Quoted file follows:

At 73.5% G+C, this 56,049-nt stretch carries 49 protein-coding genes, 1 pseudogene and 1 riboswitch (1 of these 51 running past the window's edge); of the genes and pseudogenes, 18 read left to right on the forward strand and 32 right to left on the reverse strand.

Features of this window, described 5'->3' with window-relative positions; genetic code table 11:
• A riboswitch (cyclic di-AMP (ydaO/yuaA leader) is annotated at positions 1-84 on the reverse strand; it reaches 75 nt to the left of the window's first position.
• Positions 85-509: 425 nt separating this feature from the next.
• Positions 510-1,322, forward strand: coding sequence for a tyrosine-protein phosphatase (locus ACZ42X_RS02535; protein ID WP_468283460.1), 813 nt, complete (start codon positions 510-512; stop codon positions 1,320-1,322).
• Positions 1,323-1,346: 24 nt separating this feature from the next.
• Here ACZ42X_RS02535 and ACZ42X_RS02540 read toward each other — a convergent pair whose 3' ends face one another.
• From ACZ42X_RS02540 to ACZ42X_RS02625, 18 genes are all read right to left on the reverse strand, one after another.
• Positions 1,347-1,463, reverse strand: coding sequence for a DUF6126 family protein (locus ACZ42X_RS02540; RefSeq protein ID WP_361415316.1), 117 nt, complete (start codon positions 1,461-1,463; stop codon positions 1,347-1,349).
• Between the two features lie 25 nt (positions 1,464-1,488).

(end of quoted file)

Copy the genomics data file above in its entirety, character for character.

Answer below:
At 73.5% G+C, this 56,049-nt stretch carries 49 protein-coding genes, 1 pseudogene and 1 riboswitch (1 of these 51 running past the window's edge); of the genes and pseudogenes, 18 read left to right on the forward strand and 32 right to left on the reverse strand.

Features of this window, described 5'->3' with window-relative positions; genetic code table 11:
• A riboswitch (cyclic di-AMP (ydaO/yuaA leader) is annotated at positions 1-84 on the reverse strand; it reaches 75 nt to the left of the window's first position.
• Positions 85-509: 425 nt separating this feature from the next.
• Positions 510-1,322, forward strand: coding sequence for a tyrosine-protein phosphatase (locus ACZ42X_RS02535; protein ID WP_468283460.1), 813 nt, complete (start codon positions 510-512; stop codon positions 1,320-1,322).
• Positions 1,323-1,346: 24 nt separating this feature from the next.
• Here ACZ42X_RS02535 and ACZ42X_RS02540 read toward each other — a convergent pair whose 3' ends face one another.
• From ACZ42X_RS02540 to ACZ42X_RS02625, 18 genes are all read right to left on the reverse strand, one after another.
• Positions 1,347-1,463, reverse strand: coding sequence for a DUF6126 family protein (locus ACZ42X_RS02540; RefSeq protein ID WP_361415316.1), 117 nt, complete (start codon positions 1,461-1,463; stop codon positions 1,347-1,349).
• Between the two features lie 25 nt (positions 1,464-1,488).